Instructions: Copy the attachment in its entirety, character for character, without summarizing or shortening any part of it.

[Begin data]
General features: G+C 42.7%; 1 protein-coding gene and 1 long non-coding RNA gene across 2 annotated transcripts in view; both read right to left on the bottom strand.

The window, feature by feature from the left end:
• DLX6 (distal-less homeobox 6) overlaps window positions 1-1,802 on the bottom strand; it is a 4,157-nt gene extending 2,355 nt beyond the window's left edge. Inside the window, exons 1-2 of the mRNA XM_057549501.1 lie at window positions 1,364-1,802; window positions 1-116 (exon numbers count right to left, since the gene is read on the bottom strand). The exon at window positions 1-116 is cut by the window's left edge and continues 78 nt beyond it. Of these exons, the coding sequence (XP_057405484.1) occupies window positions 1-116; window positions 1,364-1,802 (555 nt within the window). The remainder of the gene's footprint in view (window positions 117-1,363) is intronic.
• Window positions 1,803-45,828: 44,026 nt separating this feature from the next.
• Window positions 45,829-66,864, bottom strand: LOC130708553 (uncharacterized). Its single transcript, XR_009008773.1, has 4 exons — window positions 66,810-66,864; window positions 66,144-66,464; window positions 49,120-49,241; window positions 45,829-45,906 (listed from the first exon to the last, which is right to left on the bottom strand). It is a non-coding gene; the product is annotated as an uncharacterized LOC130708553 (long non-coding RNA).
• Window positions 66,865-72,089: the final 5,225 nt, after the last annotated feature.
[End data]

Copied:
General features: G+C 42.7%; 1 protein-coding gene and 1 long non-coding RNA gene across 2 annotated transcripts in view; both read right to left on the bottom strand.

The window, feature by feature from the left end:
• DLX6 (distal-less homeobox 6) overlaps window positions 1-1,802 on the bottom strand; it is a 4,157-nt gene extending 2,355 nt beyond the window's left edge. Inside the window, exons 1-2 of the mRNA XM_057549501.1 lie at window positions 1,364-1,802; window positions 1-116 (exon numbers count right to left, since the gene is read on the bottom strand). The exon at window positions 1-116 is cut by the window's left edge and continues 78 nt beyond it. Of these exons, the coding sequence (XP_057405484.1) occupies window positions 1-116; window positions 1,364-1,802 (555 nt within the window). The remainder of the gene's footprint in view (window positions 117-1,363) is intronic.
• Window positions 1,803-45,828: 44,026 nt separating this feature from the next.
• Window positions 45,829-66,864, bottom strand: LOC130708553 (uncharacterized). Its single transcript, XR_009008773.1, has 4 exons — window positions 66,810-66,864; window positions 66,144-66,464; window positions 49,120-49,241; window positions 45,829-45,906 (listed from the first exon to the last, which is right to left on the bottom strand). It is a non-coding gene; the product is annotated as an uncharacterized LOC130708553 (long non-coding RNA).
• Window positions 66,865-72,089: the final 5,225 nt, after the last annotated feature.